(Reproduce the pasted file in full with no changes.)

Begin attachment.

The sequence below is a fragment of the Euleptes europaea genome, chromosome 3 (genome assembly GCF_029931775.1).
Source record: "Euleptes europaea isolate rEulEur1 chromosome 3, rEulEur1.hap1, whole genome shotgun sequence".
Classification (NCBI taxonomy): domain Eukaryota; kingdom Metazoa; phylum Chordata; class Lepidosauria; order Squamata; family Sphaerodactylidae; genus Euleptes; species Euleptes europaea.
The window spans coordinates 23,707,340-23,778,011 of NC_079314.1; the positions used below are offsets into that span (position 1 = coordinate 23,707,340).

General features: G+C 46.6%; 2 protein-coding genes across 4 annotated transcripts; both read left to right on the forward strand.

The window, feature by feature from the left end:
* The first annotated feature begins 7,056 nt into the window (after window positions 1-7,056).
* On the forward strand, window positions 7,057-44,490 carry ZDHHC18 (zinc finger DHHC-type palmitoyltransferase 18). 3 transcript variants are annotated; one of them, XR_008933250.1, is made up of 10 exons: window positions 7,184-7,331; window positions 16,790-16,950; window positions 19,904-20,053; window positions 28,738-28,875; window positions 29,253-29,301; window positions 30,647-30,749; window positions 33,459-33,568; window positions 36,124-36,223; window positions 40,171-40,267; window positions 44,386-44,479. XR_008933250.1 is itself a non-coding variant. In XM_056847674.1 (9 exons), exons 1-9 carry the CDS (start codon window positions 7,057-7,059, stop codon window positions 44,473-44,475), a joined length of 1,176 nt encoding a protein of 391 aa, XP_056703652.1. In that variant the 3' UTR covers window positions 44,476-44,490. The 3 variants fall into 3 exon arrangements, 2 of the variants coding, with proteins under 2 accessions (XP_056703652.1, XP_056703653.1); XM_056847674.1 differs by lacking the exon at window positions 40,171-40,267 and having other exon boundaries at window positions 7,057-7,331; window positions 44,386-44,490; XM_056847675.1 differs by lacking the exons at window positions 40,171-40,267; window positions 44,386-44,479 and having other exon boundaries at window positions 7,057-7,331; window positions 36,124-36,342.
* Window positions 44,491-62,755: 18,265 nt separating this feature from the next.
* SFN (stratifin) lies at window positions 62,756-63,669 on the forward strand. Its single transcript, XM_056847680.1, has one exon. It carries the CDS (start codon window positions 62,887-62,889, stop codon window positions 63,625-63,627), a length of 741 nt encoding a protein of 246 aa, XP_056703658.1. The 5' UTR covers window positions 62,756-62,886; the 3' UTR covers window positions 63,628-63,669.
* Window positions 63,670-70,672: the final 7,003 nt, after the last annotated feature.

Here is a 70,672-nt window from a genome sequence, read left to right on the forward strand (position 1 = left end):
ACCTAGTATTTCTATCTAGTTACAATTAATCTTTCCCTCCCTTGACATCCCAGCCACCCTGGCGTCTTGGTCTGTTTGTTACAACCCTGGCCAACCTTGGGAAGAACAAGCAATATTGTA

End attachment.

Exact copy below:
The sequence below is a fragment of the Euleptes europaea genome, chromosome 3 (genome assembly GCF_029931775.1).
Source record: "Euleptes europaea isolate rEulEur1 chromosome 3, rEulEur1.hap1, whole genome shotgun sequence".
Classification (NCBI taxonomy): domain Eukaryota; kingdom Metazoa; phylum Chordata; class Lepidosauria; order Squamata; family Sphaerodactylidae; genus Euleptes; species Euleptes europaea.
The window spans coordinates 23,707,340-23,778,011 of NC_079314.1; the positions used below are offsets into that span (position 1 = coordinate 23,707,340).

General features: G+C 46.6%; 2 protein-coding genes across 4 annotated transcripts; both read left to right on the forward strand.

The window, feature by feature from the left end:
* The first annotated feature begins 7,056 nt into the window (after window positions 1-7,056).
* On the forward strand, window positions 7,057-44,490 carry ZDHHC18 (zinc finger DHHC-type palmitoyltransferase 18). 3 transcript variants are annotated; one of them, XR_008933250.1, is made up of 10 exons: window positions 7,184-7,331; window positions 16,790-16,950; window positions 19,904-20,053; window positions 28,738-28,875; window positions 29,253-29,301; window positions 30,647-30,749; window positions 33,459-33,568; window positions 36,124-36,223; window positions 40,171-40,267; window positions 44,386-44,479. XR_008933250.1 is itself a non-coding variant. In XM_056847674.1 (9 exons), exons 1-9 carry the CDS (start codon window positions 7,057-7,059, stop codon window positions 44,473-44,475), a joined length of 1,176 nt encoding a protein of 391 aa, XP_056703652.1. In that variant the 3' UTR covers window positions 44,476-44,490. The 3 variants fall into 3 exon arrangements, 2 of the variants coding, with proteins under 2 accessions (XP_056703652.1, XP_056703653.1); XM_056847674.1 differs by lacking the exon at window positions 40,171-40,267 and having other exon boundaries at window positions 7,057-7,331; window positions 44,386-44,490; XM_056847675.1 differs by lacking the exons at window positions 40,171-40,267; window positions 44,386-44,479 and having other exon boundaries at window positions 7,057-7,331; window positions 36,124-36,342.
* Window positions 44,491-62,755: 18,265 nt separating this feature from the next.
* SFN (stratifin) lies at window positions 62,756-63,669 on the forward strand. Its single transcript, XM_056847680.1, has one exon. It carries the CDS (start codon window positions 62,887-62,889, stop codon window positions 63,625-63,627), a length of 741 nt encoding a protein of 246 aa, XP_056703658.1. The 5' UTR covers window positions 62,756-62,886; the 3' UTR covers window positions 63,628-63,669.
* Window positions 63,670-70,672: the final 7,003 nt, after the last annotated feature.

Here is a 70,672-nt window from a genome sequence, read left to right on the forward strand (position 1 = left end):
ACCTAGTATTTCTATCTAGTTACAATTAATCTTTCCCTCCCTTGACATCCCAGCCACCCTGGCGTCTTGGTCTGTTTGTTACAACCCTGGCCAACCTTGGGAAGAACAAGCAATATTGTA